United States General Accounting Office / $ a 922 GAO Testimony I #Illllllllllll 140822 For Release GAO's Views on DOE's 1991 Budget on Delivery for Addressing Problems at the Expected at Nuclear Weapons Complex 1:30 p.m. EDT Friday March 2, 1990 Statement for the Record of Keith 0. Fultz Director of Planning and Reporting Resources, Community, and Economic Development Division Before the Committee on Budget House of Representatives GAO/T-RCED-90-33 GAO Form 160 (12/W Mr. Chairman and Members of the Committee: We are pleased to submit a statement for the record on the Department of Energy's (DOE) 1991 budget request as it relates to cleaning up and modernizing the nuclear weapons complex. Last year before this Committee, we discussed the serious problems of the complex and the staggering cost to address them. The situation this year is not any better. Several key facilities are shut down; waste is continuing to back up at various DOE sites, and the full scope of DOE's environmental problems still remains unknown. Addressing these problems is a formidable task, which we have estimated could cost up to $155 billion. To DOE's credit, it has taken action, during this past year, to better organize itself to deal with its problems. In previous congressional testimony, we have used the problems in DOE'S nuclear weapons complex as an example of how the nation has not invested wisely in key government operations. In this regard, the federal government has consistently made short-term decisions which now leave the nation with extremely serious problems that will require long-term solutions with enormous costs. The problems include serious safety issues in operating nuclear facilities, widespread environmental contamination and the overall deteriorating condition of the complex. Addressing these problems represents one of the major areas of explosive unfunded costs that Y 1 will have to be dealt with at the same time the country addresses the budget deficit. The DOE 1991 budget contains over $4.5 billion to address environmental and modernization problems of the complex. While this is an increase of over 20 percent from fiscal year 1990, it still only represents a small downpayment on what will eventually be needed. Key questions regarding the extent the complex is modernized and the pace of cleanup remain open. Regardless of how these questions are answered it is certain that modernizing and cleaning up the complex will be a long-term, costly undertaking. A national consensus is needed to maintain congressional and public support for the enormous funding required. My testimony today provides our perspective on (1) the continuing problems of the complex, (2) DOE's progress in addressing these problems, and (3) important budget issues. THE NUCLEAR WEAPONS COMPLEX AND ITS CONTINUING PROBLEMS Today, our nation's ability to make nuclear material for weapons is virtually non-existent with the shutdown of the Savannah River reactors, the Rocky Flats Plant, and the Hanford Purex reprocessing plant. The Waste Isolation Pilot Plant, a repository for dispofing of certain types of radioactive waste, is still not 2 open and waste is continuing to back up at various DOE sites. Further, DOE is still seeking a location for disposing of high- level radioactive waste. And, finally, the environmental problems are still not fully characterized. GAO has been pointing out problems for several years. For example, we have called attention to -- serious safety questions regarding the operation of DOE reactors and other facilities; -- the deterioration of DOE's facilities that results from aging and inattention to capital improvements; -- groundwater and soil contamination at many DOE installations around the country, some of which is at levels hundreds to thousands of times above standards; and -- the need to dispose of radioactive waste that DOE has been temporarily storing for decades at various sites around the country. We have also pointed out that the cost to resolve such problems is staggering. Our analysis of DOE data indicates it will cost anywhere from $115 billion to $155 billion to address the problems of the complex. This includes $35 billion to $45 billion ') 3 to upgrade and modernize the complex, $35 billion to $65 billion for environmental restoration, and over $45 billion to dispose of radioactive waste and decontaminate facilities. We would like to stress that these estimates are not budget quality and should only be used to illustrate the magnitude of effort needed to address the problem areas. While recognizing the uncertain cost associated with addressing these problems, we believe it is important to note that the eventual cost could be higher. For example, the full scope and magnitude of the environmental problems are not known at many DOE facilities since DOE is in the early phases of characterizing the problems. Our experience in evaluating the superfund program administered by the Environmental Protection Agency indicates that the less known about the extent of contamination, the more likely the cost will increase when remediation begins. Further, new facilities and processes are planned to modernize the complex. DOE's construction of such projects has, in some cases, been prone to cost overruns. DOE'S PROGRESS IN ADDRESSING ITS PROBLEMS Next, I would like to briefly discuss DOE's efforts during the past year to address the problems of the complex. In this regard, is is important to understand that these are long-term 4 problems which will require billions of dollars each year for decades. As we have stated in previous testimonies, to manage such a massive effort, DOE may need to restructure itself, change its attitude toward environmental and safety matters, and acquire the necessary technical expertise to effectively manage the rebuilding and cleanup of the complex. During the past year, DOE has taken actions designed to better deal with its problems. These actions include a programmatic _,,_. i and safety restructuring within DOE, issuance of a five-year plan on environmental restoration and waste management, and efforts by DOE to make its contractors more accountable. Also, the Defense Nuclear Facilities Safety Board mandated by the Congress became operational. DOE's organizational restructuring is two-fold. First, DOE has established an Office of Environmental Restoration and Waste Management to consolidate environmental cleanup, compliance and waste management activities. DOE has also restructured its budgeting system to reflect the funding of various programs within this office. Second, DOE is in the process of restructuring its internal safety oversight responsibilities in order to hold line managers accountable for safety. The concept of this reorganization, in our view, provides a framework for establishing the clear lines of responsibility needed to ensure the safe operation * of DOE's nuclear facilities. Its success, however, will 5 likely depend on DOE's commitment to safety, how well that commitment is implemented, the availability of technically qualified staff, and the close coordination and interaction of various oversight groups. DOE also issued an Environmental Restoration.and,JQsta Management Five-Year Plan which lays out a $20 billion effort over the next 5 years (fiscal years 1991 through 1995) to (1) bring its facilities into compliance with environmental laws, (2) clean up environmental contamination at DOE sites, and (3) manage the wide variety of radioactive and hazardous waste that DOE generates. In addition, the plan begins implementing an applied research and development program to help resolve DOE's environmental problems. In our view, the plan is an important first step in beginning to lay out an approach for cleaning up DOE facilities and bringing DOE operations into compliance with environmental laws. DOE has also undertaken efforts to make its contractors more accountable for environmental and safety matters. In October 1989, we issued reports and testified that DOE's ,award fee process needs to be restructured so that it accurately reflects the contractor's performance in regard to environmental and safety matters. DOE has restructured the process, and, if properly implemented, it should increase the contractors' sensitivity to and performance regarding environmental compliance and safety matters. 6 I P Finally, the Defense Nuclear Facilities Safety Board was established. Although not a DOE action, its establishment, nevertheless, is an important step to help ensure the public and the Congress that DOE facilities in the complex can operate safely. For the first time there is now outside independent oversight of DOE's facilities. W e have long supported the need for such an organization, and the Congress, in 1988, mandated the Board. We met with the board soon after it became operational to discuss our concerns and plan to meet periodically to exchange views on the problems within the complex. Although these actions, in and of themselves, do not remedy the problems facing the complex, they are an important aspect of creating an organization and management system within which the capability to effectively plan, implement, and oversee corrective actions are developed. Rebuilding and cleaning up the complex is a long-term, costly undertaking. There are no quick fixes on the horizon. W ith this in m ind, we believe it wise that DOE takes the time now to properly organize itself to manage the actions needed to address the problems it faces. This managerial restructuring will likely continue this year as DOE attempts to change its "culture" and acquire the necessary expertise to effectively deal with the problems. 7 DOE'S FISCAL YEAR 1991 BUDGET Finally, I would like to briefly discuss DOE's fiscal year 1991 budget request for addressing problems of the nuclear weapons complex. Currently, of the $8.6 billion requested for operating the complex, we estimate that about $1.9 billion is for modernization activities, including safety upgrades. In addition to the $8.6 billion, DOE is requesting approximately $2.8 billion for environmental restoration and waste management, most of which is for the complex. DOE's budget request represents a continued increase of funding to deal with its problems. In the modernization area, the $1.9 billion represents an increase of 15 percent over DOE's fiscal year 1990 budget. These funds will allow DOE to continue design work on new production reactors, renovate key facilities, and pursue safety upgrades. In the environmental restoration area DOE is seeking $849 million, which represents an increase of nearly 30 percent and will allow for the continued characterization of DOE environmental problems at inactive waste sites and design and construction work on some restoration activities. For waste management, DOE is seeking about $1.5 billion which is an increase of 23 percent, and, finally, to bring its facilities into compliance with environmental laws DOE is seeking $152 million, which is an increase of about 22 percent. 8 While DOE is requesting increased funding for addressing its problems, it is important to note that the funding has not peaked. In fact, the 1991 budget only represents a small down payment on what will be needed to address the problems of the complex. This is particularly true in the environmental restoration area where DOE is requesting $849 million for a problem that may eventually cost from $35 billion to $65 billion to resolve. According to DOE's five-year plan, funding for environmental restoration will continue to increase over the next 5 fiscal years and may reach a total of over $1.5 billion in fiscal year 1995. Higher funding levels will likely be needed in subsequent years. Because of the magnitude of the problems facing DOE and the limited resources available in a deficit era, the budget request will be closely scrutinized. In our view, there are two key questions: -- Is DOE's funding for modernization appropriate? -- Is DOE's funding for environmental cleanup sufficient? In 1988, DOE issued a modernization plan that called for a multi-billion dollar restructuring of the complex. New facilities and reactors were to be built, others upgraded, and other facilities phased out. DOE officials have informed us that this plan is bfing revised and that important changes are being studied. 9 The 1991 budget, nevertheless, includes about $1.9 billion for modernization, including design work on two new reactors, restart operations on DOE's Savannah River reactors, and renovation of plutonium operations at the Rocky Flats Plant. Thus, modernization is continuing without benefit of an overall approved strategic plan. Questions about the need for additional plutonium production capabilities, two new production facilities, and upgrading facilities which may be phased out, carry with them important budgetary implications. The next key question that will be discussed during the budget process is the adequacy of funding for environmental problems. DOE's fiscal year 1991 request for environmental restoration and waste management is approximately $2.8 billion. The five-year plan, however, called for $3.3 billion in fiscal year 1991. The difference is because (1) DOE is not funding some of the lower priority items designated in the five-year plan, and (2) DOE anticipates some delays in obtaining the necessary environmental permits. The low priority items not funded in the 1991 budget include about $200 million in disposal fees for high-level radioactive waste and some decontamination projects. Along with considering the adequacy of DOE's 1991 budget, the Congress should give careful consideration to DOE's ability to effectively spend the funds. In this regard, DOE's own internal control eWvaluation report to the President dated December 28, 1989, 10 identified several material weaknesses that could impact on DOE's ability to rebuild and clean up the complex. These weaknesses include deficiencies in DOE's contracting manaqement system and staffing inadequacies. Because programs growing as fast as DOE's can be very vulnerable to fraud, waste, and abuse, we have initiated a focused effort to review DOE's oversight of its contractors and contracting procedures. In carrying out this work we plan to examine the adequacy and technical capability of DOE's staff, the effectiveness of DOE's management structure, and DOE's budgeting process. SUMMARY In summary, the problems facing the complex are still critical. The nation's ability to produce weapons grade nuclear material is virtually nonexistent because a number of key facilities are shut down. Widespread environmental contamination exists at many DOE sites and the full extent of the environmental problems is not known. During the past year, DOE has taken a number of steps to better deal with these problems. Such actions are important as DOE develops an organization and management system with the capability to effectively plan, implement, and oversee corrective actions. We believe it is wise that DOE takes the time now to properly organize itself to,manage the actions needed to address the many problems it 11 faces. Moreover, a clearly defined organizational structure, sufficient technical staff, and cohesive manaqement systems will all be needed to ensure funds are effectively spent to correct problems that have been neqlected for many years. The 1991 budqet includes increases over last year and further increases in DOE's budget to deal with its problems will likely continue over the next several years. During this time, key issues such as how should the complex be modernized and can cleanup be expedited will be continually raised. Hopefully, such discussions on these key issues will also provide the opportunity to develop a national consensus on how we deal with the problems. Such a consensus is necessary to maintain strong congressional and public support for the enormous expenditures that are needed. 12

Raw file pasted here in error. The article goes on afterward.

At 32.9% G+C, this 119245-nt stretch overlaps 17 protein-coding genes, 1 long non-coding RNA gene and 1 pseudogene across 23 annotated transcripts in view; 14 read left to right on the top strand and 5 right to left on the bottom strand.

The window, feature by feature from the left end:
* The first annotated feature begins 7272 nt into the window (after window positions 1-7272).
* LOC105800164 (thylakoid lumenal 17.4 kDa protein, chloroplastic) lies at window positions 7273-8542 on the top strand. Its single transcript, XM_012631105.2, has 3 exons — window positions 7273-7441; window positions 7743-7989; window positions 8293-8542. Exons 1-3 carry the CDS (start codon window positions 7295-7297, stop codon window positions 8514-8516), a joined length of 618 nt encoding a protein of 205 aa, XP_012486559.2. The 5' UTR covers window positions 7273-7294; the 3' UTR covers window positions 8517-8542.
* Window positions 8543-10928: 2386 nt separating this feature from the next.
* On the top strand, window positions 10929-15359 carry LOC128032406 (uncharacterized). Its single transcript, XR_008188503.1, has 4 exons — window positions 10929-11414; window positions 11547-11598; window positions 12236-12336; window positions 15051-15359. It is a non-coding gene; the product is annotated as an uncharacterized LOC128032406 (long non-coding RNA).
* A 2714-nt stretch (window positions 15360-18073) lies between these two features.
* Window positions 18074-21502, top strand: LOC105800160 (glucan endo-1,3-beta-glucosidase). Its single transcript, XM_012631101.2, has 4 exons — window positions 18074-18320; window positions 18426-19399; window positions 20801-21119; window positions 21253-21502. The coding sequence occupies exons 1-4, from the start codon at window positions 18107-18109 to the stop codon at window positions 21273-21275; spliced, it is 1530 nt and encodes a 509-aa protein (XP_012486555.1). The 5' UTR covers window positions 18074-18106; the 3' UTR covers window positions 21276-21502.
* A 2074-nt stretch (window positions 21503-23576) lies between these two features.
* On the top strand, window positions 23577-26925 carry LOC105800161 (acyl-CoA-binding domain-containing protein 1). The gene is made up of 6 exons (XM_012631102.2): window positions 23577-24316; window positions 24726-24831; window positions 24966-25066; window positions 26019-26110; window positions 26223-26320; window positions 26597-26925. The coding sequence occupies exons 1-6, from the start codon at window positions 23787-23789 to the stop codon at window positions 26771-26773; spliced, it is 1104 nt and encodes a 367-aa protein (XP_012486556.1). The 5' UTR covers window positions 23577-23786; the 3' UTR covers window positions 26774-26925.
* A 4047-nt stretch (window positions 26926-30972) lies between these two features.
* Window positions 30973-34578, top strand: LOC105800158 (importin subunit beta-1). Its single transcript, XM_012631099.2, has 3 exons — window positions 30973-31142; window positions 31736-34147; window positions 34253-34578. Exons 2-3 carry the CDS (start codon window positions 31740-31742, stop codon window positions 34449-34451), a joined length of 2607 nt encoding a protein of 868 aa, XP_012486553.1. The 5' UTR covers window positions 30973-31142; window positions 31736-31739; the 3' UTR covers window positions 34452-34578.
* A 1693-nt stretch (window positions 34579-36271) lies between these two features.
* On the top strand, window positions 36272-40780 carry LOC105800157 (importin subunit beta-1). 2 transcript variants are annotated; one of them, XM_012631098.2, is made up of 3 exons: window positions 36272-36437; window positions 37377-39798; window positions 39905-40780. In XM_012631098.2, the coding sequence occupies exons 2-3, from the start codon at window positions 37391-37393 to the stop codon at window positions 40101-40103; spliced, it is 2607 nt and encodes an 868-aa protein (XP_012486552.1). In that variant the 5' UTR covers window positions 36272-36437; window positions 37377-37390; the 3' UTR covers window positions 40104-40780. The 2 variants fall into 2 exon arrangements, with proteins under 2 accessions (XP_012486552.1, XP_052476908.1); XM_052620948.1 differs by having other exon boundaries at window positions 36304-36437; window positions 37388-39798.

GAO's Views on DOE's 1991 Budget for Addressing Problems at the Nuclear Weapons Complex
Published by the Government Accountability Office on 1990-03-02.
Below is a raw (and likely hideous) rendition of the original report. (PDF)